These Old Testament prefigurements bring us to the wood of the true cross. On that wooden cross the waters of our baptism come forth from the side of Christ. With Jesus our Lord and God, wood and water work the wonder of eternal salvation. We’re not being freed from an army, or from thirst, or from a flood; we’re being freed from sin and offered eternal salvation. The waters of our baptism are given the power to save by our Lord Jesus through what He did on the wood of the cross. You might as well say it, “With God, wood and water work wonders!”
The POWER of Baptism – Here we encounter more of the spokes of the wagon wheel radiating out from the hub, which is baptism. These spokes come largely from the second reading (1 Peter 3:17-22). The spokes speak of the power and the gifts that radiate from baptism. Let’s look at them.
Salvation – The text says, baptism … saves you now. The Greek word translated here as “saves” is σώζει (sozei); it means to be delivered from present danger. Yes, we have been snatched from the raging flood waters of this sin-soaked world and from Satan, who seeks to devour us.
If the Lord had not been on our side when men attacked us, when their anger flared against us, they would have swallowed us alive; the flood would have engulfed us, the torrent would have swept over us, the raging waters would have swept us away. Praise be to the Lord, who has not let us be torn by their teeth. We have escaped like a bird out of the fowler’s snare; the snare has been broken, and we have escaped (Psalm 124).
St. Paul says this of Jesus: He rescued us from the present evil age, according to the will of our God and Father (Gal 1:4).
An old gospel hymn has these lyrics: “I was sinking deep in sin, far from the peaceful shore. Very deeply stained within, sinking to rise no more. But the master of the sea heard my despairing cry, and from the waters lifted me, now safe am I. Love lifted me! When nothing else could help, love lifted me!”
Yes, through baptism and the faith it confers on us, we have been saved by the outstretched arm of our God. If we hold to God’s unchanging hand, Heaven will be ours.
Sonship – The text says, Christ suffered for sins once, the righteous for the sake of the unrighteous, that he might lead you to God. Yes, Jesus has opened the way to the Father. He has reconciled us to God the Father by His precious blood.
In baptism we become the children of God. Isaiah says, For we like sheep had gone astray, every one to his own way (Is 53:6).
We were angry and fearful of God, unable to endure His presence and His love, but Jesus the Good Shepherd has gathered us and restored us to grace.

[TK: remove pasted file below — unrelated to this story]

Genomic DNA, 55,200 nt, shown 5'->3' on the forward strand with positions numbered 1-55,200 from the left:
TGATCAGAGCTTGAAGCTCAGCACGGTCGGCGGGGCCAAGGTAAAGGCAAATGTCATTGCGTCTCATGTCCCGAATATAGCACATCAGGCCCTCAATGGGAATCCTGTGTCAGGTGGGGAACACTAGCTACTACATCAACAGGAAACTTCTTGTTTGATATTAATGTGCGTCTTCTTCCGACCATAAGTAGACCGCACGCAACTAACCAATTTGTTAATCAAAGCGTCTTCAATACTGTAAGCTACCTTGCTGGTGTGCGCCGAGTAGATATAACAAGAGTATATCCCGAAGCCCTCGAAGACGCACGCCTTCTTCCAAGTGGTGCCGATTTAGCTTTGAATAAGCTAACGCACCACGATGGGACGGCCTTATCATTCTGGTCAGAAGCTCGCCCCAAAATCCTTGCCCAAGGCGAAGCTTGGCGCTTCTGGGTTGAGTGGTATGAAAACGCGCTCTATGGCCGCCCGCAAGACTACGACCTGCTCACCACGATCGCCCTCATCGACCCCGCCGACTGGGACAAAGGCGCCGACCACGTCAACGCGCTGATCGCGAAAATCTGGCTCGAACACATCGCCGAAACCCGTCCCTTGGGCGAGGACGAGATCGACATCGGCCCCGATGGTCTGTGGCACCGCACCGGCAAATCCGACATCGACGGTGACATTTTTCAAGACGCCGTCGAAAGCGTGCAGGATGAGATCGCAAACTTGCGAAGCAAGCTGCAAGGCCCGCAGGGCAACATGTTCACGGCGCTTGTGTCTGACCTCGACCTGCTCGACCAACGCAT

One of the great gifts baptism gives us is the grace to experience a tender affection for God the Father and experience Him as Abba (cf Gal 4:6, Rom 8). As we grow in the grace of our baptism, so does our tender love and affection for the Father.
Through baptism and the indwelling Holy Spirit, Jesus causes us to experience increasing trust in the Father and to obey Him out of deep love rather than servile fear.
Serenity – The text says baptism….is not a removal of dirt from the body but an appeal to God for a clear conscience. While baptism touches the body, its current goal is the soul, the inner man or woman. In effect, this text speaks to us of the new mind and heart that Jesus confers on us through baptism.
In today’s Gospel Jesus refers to this new mind when he says “Repent!” The Greek word translated as “repent” is μετανοεῖτε (metanoeite), which means more literally “to come to a change of mind.”
Yes, the Lord offers us a new mind and heart, a whole new way of thinking—new priorities, new visions, new understandings, and new goals.
So much of the battle we face involves our mind. “Mind” here does not refer to the brain but to that deepest inner part of us where we “live,” where we deliberate and are alone with our self and our God. Through baptism the Lord begins a process that renews this inner self, day by day.
As our mind gets clearer and our heart grows purer, our whole life is gradually transformed. This leads to inner peace, to a serene conscience, confident and loving before God.
Spirit – The text says of Jesus, Put to death in the flesh, he was brought to life in the Spirit. As God, Jesus did not need or acquire the Holy Spirit; He was always one with the Holy Spirit. As man, though, He does acquire the Holy Spirit for us.
Who is the Holy Spirit? The Holy Spirit is the very life of God, the love of God, the joy of God, the holiness of God! To receive the Holy Spirit is to come to a totally new and transformed life.
When Jesus rose it was not merely that His corpse was resuscitated. It was truly His body that rose, but He took up a wholly transformed human life and offers this to us.
In baptism we die with Him and rise to this new life. If we are faithful to our baptismal commitments, we become ever more fully alive; sins are put to death and innumerable graces come forth. Yes, new life, Life in the Spirit, comes to those who are baptized and remain faithful to their baptismal life.
Long before the rainbow was co-opted by groups within our culture for an unbiblical agenda, it was a beautiful image of God’s covenantal love for us.
Do you know what a rainbow is? It is a combination of fire and water. Yes, there it is: the water of our baptism and the fire of God’s loving Spirit shining through that very water, form the rainbow in the sky. It is the sign of God’s fiery love and the water of our salvation.
This song says, “When it looked like the sun wasn’t gonna shine no more, God put a rainbow in the sky.”